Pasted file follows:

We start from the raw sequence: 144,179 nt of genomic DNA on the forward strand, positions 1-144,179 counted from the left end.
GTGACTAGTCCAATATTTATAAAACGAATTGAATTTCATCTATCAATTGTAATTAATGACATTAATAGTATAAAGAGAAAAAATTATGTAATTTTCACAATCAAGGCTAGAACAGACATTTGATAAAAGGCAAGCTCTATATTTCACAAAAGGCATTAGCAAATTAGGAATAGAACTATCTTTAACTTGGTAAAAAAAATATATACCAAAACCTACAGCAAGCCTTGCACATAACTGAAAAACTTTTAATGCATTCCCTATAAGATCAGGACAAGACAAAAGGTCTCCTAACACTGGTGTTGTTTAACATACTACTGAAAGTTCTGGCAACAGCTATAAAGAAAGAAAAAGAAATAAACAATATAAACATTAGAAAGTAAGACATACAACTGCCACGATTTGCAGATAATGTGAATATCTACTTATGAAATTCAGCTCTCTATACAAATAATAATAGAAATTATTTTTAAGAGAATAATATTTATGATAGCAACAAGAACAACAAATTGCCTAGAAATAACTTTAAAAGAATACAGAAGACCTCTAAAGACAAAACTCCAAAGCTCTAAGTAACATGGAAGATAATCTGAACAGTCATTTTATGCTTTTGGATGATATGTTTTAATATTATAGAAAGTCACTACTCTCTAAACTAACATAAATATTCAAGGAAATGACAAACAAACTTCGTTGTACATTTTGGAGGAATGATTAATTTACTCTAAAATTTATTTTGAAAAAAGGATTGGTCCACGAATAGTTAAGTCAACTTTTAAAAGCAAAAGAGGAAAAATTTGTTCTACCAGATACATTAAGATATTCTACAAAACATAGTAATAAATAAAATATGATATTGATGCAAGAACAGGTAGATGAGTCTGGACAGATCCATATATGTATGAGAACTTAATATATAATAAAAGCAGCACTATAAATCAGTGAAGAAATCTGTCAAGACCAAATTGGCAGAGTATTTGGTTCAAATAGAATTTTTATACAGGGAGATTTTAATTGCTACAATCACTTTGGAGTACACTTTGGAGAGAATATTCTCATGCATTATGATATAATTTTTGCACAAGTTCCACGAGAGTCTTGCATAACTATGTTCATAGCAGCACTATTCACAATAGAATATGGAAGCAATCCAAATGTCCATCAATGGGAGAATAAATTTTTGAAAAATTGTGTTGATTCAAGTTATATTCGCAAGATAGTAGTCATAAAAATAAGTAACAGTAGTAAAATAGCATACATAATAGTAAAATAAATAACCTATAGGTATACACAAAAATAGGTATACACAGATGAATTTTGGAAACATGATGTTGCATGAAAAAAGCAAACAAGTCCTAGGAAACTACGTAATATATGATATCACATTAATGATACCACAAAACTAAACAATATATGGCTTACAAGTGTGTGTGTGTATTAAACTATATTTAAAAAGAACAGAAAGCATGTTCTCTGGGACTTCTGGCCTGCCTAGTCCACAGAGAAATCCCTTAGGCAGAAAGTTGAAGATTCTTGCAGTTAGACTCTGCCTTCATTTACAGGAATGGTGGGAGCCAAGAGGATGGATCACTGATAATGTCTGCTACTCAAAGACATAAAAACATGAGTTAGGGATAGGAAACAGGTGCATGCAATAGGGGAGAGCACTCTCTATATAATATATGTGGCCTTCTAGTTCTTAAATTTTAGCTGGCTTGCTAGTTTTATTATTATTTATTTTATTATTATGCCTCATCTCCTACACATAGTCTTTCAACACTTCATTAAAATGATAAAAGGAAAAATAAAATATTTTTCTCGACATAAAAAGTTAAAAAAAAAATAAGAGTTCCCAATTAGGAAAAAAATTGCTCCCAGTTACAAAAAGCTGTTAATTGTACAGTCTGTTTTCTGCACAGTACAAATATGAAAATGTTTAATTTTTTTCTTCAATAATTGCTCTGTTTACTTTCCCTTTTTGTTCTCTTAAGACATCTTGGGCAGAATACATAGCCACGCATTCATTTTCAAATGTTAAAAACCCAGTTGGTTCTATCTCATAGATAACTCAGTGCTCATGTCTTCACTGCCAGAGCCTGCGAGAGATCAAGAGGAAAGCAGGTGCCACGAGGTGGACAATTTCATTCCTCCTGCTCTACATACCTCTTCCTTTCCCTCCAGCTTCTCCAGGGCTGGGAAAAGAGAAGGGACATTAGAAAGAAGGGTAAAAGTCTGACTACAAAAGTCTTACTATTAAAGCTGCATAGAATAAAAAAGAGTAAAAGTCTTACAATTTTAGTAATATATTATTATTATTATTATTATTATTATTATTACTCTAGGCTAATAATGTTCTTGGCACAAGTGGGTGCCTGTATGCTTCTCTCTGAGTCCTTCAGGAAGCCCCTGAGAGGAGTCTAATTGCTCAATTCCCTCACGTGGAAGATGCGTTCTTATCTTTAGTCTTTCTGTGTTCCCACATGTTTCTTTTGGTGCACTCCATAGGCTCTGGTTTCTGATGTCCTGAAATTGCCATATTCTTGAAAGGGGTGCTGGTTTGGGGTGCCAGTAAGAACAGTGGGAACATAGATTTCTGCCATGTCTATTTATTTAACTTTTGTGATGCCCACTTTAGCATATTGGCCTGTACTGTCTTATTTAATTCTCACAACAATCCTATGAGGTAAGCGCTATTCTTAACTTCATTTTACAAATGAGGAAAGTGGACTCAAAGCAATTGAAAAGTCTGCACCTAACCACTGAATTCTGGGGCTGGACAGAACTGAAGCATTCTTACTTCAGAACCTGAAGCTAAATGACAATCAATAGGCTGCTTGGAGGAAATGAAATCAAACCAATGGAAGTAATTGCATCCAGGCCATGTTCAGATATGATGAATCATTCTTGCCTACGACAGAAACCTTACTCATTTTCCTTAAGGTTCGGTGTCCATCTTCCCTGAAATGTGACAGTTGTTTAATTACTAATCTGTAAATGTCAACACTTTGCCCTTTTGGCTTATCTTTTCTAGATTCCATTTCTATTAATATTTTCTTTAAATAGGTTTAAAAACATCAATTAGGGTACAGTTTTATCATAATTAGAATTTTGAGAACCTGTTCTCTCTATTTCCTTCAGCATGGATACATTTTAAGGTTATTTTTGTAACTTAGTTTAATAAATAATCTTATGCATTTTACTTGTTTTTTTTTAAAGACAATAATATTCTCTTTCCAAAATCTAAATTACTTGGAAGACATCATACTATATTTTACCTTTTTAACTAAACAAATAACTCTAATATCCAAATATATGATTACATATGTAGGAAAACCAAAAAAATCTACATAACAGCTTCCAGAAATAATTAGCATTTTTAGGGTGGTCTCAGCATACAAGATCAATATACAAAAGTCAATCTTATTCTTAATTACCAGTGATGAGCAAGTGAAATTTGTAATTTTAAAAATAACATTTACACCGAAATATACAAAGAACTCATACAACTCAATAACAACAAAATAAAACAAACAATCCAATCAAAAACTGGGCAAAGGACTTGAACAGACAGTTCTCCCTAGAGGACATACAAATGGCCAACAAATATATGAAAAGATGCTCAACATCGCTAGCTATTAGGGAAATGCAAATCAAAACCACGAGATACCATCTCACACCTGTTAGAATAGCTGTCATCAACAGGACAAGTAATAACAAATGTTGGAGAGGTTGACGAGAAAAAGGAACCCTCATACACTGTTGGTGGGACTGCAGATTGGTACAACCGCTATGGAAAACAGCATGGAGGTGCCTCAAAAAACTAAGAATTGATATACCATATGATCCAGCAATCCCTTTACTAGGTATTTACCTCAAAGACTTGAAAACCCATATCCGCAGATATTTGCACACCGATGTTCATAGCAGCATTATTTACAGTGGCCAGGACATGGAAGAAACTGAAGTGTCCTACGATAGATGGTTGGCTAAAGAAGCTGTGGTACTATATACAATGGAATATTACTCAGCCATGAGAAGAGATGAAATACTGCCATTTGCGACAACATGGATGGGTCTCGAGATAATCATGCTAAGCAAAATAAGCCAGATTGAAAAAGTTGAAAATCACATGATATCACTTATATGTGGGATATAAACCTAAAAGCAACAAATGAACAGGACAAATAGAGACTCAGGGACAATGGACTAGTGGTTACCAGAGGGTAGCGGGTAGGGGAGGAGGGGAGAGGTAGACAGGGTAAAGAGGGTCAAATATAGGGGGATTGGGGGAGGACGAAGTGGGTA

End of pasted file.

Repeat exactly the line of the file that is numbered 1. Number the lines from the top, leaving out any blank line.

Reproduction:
We start from the raw sequence: 144,179 nt of genomic DNA on the forward strand, positions 1-144,179 counted from the left end.